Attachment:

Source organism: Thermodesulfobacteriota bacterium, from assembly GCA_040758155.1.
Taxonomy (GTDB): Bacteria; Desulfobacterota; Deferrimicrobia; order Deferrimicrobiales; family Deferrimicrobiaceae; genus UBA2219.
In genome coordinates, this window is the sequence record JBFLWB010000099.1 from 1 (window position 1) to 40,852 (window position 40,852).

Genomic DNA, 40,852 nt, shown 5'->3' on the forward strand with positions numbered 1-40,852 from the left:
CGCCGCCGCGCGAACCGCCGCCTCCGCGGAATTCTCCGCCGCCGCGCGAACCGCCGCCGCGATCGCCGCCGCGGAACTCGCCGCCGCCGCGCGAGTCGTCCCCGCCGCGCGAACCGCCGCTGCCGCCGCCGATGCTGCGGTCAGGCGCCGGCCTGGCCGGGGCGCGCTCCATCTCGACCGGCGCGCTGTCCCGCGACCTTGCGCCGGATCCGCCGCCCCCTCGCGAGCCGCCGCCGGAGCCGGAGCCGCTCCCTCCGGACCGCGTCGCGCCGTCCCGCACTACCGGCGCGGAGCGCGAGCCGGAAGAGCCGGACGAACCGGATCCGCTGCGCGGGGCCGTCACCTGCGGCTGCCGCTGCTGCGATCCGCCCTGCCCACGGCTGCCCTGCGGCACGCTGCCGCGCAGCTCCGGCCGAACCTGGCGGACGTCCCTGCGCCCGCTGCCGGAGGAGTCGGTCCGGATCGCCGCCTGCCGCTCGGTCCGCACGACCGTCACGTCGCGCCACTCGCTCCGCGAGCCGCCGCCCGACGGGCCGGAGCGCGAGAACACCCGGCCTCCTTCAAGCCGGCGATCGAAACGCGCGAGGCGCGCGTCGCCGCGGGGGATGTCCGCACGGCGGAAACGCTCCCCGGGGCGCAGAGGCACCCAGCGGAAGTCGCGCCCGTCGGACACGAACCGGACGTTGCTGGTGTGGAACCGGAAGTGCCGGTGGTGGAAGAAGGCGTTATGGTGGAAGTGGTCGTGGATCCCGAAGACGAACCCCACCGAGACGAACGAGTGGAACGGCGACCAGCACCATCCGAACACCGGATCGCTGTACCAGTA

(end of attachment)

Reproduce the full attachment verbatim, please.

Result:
Source organism: Thermodesulfobacteriota bacterium, from assembly GCA_040758155.1.
Taxonomy (GTDB): Bacteria; Desulfobacterota; Deferrimicrobia; order Deferrimicrobiales; family Deferrimicrobiaceae; genus UBA2219.
In genome coordinates, this window is the sequence record JBFLWB010000099.1 from 1 (window position 1) to 40,852 (window position 40,852).

Genomic DNA, 40,852 nt, shown 5'->3' on the forward strand with positions numbered 1-40,852 from the left:
CGCCGCCGCGCGAACCGCCGCCTCCGCGGAATTCTCCGCCGCCGCGCGAACCGCCGCCGCGATCGCCGCCGCGGAACTCGCCGCCGCCGCGCGAGTCGTCCCCGCCGCGCGAACCGCCGCTGCCGCCGCCGATGCTGCGGTCAGGCGCCGGCCTGGCCGGGGCGCGCTCCATCTCGACCGGCGCGCTGTCCCGCGACCTTGCGCCGGATCCGCCGCCCCCTCGCGAGCCGCCGCCGGAGCCGGAGCCGCTCCCTCCGGACCGCGTCGCGCCGTCCCGCACTACCGGCGCGGAGCGCGAGCCGGAAGAGCCGGACGAACCGGATCCGCTGCGCGGGGCCGTCACCTGCGGCTGCCGCTGCTGCGATCCGCCCTGCCCACGGCTGCCCTGCGGCACGCTGCCGCGCAGCTCCGGCCGAACCTGGCGGACGTCCCTGCGCCCGCTGCCGGAGGAGTCGGTCCGGATCGCCGCCTGCCGCTCGGTCCGCACGACCGTCACGTCGCGCCACTCGCTCCGCGAGCCGCCGCCCGACGGGCCGGAGCGCGAGAACACCCGGCCTCCTTCAAGCCGGCGATCGAAACGCGCGAGGCGCGCGTCGCCGCGGGGGATGTCCGCACGGCGGAAACGCTCCCCGGGGCGCAGAGGCACCCAGCGGAAGTCGCGCCCGTCGGACACGAACCGGACGTTGCTGGTGTGGAACCGGAAGTGCCGGTGGTGGAAGAAGGCGTTATGGTGGAAGTGGTCGTGGATCCCGAAGACGAACCCCACCGAGACGAACGAGTGGAACGGCGACCAGCACCATCCGAACACCGGATCGCTGTACCAGTA